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Auditing and Financial Management: Use of Investigative Information by Inspectors General To Identify and Report Internal Control Weaknesses

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Citation Edit

General Accounting Office, Auditing and Financial Management: Use of Investigative Information by Inspectors General To Identify and Report Internal Control Weaknesses (AFMD-84-38; B-214334) (Feb. 24, 1984) (full-text).

Overview Edit

The GAO reviewed the Offices of Inspectors General (OIGs) at four agencies to determine the approaches that the OIG's employ to identify and report systemic information, demonstrated through case examples the value of having OIG's share the information, and identified issues that OIGs should consider when designing an approach to share information.

The four OIGs reviewed use various formal and informal methods to share systemic information developed during investigation with other OIGs. The systems used differ in degree of structure, stage of development, and OIG management emphasis and use. OIG officials recognize the continual need for refinement and have made, or are contemplating, changes in their systems.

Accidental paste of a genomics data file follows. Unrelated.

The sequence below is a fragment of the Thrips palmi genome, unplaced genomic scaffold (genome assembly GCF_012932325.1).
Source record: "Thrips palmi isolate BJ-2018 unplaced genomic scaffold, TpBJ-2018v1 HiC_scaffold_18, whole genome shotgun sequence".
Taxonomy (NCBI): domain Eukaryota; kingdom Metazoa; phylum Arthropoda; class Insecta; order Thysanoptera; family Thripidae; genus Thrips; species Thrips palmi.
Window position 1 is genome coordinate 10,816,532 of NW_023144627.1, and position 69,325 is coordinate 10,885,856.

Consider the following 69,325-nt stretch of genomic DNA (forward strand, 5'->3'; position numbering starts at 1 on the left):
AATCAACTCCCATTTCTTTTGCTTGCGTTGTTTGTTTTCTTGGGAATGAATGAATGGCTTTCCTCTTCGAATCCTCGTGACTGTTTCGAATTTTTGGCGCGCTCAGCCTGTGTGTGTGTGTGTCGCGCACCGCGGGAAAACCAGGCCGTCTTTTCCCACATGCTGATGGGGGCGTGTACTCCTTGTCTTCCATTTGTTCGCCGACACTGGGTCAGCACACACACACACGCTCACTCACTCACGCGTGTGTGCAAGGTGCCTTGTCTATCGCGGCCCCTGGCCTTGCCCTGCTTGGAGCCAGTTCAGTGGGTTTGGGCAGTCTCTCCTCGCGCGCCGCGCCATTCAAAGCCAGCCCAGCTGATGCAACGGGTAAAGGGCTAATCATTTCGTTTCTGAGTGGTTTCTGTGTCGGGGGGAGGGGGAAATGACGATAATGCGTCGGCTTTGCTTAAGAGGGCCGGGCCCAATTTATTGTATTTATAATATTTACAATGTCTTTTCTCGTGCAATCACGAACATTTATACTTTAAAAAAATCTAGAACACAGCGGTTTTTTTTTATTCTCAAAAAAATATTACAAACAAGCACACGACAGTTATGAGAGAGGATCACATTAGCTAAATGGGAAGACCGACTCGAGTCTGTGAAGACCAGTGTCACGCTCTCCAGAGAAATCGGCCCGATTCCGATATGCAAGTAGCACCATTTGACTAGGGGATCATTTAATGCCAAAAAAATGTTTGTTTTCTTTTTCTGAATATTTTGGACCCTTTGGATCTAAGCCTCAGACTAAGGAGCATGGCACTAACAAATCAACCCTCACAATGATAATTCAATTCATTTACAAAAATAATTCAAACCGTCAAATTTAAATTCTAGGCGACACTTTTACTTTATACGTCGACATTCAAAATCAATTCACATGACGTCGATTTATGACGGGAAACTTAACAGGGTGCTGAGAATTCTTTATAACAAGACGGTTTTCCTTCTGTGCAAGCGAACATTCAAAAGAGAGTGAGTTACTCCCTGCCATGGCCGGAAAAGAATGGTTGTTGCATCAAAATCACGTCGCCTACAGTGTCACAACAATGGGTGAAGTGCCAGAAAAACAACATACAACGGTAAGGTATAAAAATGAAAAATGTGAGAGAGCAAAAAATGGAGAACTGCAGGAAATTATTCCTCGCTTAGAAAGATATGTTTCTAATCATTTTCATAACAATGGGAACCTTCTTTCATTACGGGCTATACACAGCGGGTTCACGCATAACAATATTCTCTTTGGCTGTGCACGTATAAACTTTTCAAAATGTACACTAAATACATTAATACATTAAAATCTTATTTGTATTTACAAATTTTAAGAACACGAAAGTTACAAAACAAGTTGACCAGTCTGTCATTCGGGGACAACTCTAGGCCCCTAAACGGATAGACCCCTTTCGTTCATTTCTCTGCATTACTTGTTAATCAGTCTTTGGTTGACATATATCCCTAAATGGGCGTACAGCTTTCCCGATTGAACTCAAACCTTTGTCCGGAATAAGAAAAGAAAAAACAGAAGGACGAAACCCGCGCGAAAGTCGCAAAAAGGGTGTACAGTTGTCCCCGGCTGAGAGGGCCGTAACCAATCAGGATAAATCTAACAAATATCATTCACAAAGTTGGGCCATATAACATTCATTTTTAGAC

Some OIGs have placed their audit and investigative staffs in the same location, and all OIGs hold joint meetings with auditors and investigators. Shared information has: (1) triggered OIG audits and reviews resulting in improvements in internal controls; (2) been the basis for suggesting corrective action to program management; and (3) been the subject of bulletins that inform agency employees of significant patterns of fraud.

The GAO suggested that Inspectors General should consider the following issues when redesigning systems for sharing systemic information: (1) the necessity of preparing special reports detailing systemic weaknesses; (2) identifying who should prepare, review, and transmit the systemic information; (3) the degree of structure and detail needed in the reporting method; (4) methods of motivating investigators to identify and report systemic information; and (5) the extent to which Inspectors General should ensure that investigators can identify and describe internal control weaknesses that permit fraud. Finally, OIGs should balance the potential usefulness of systemic information against the cost of acquiring, analyzing, and sharing it.

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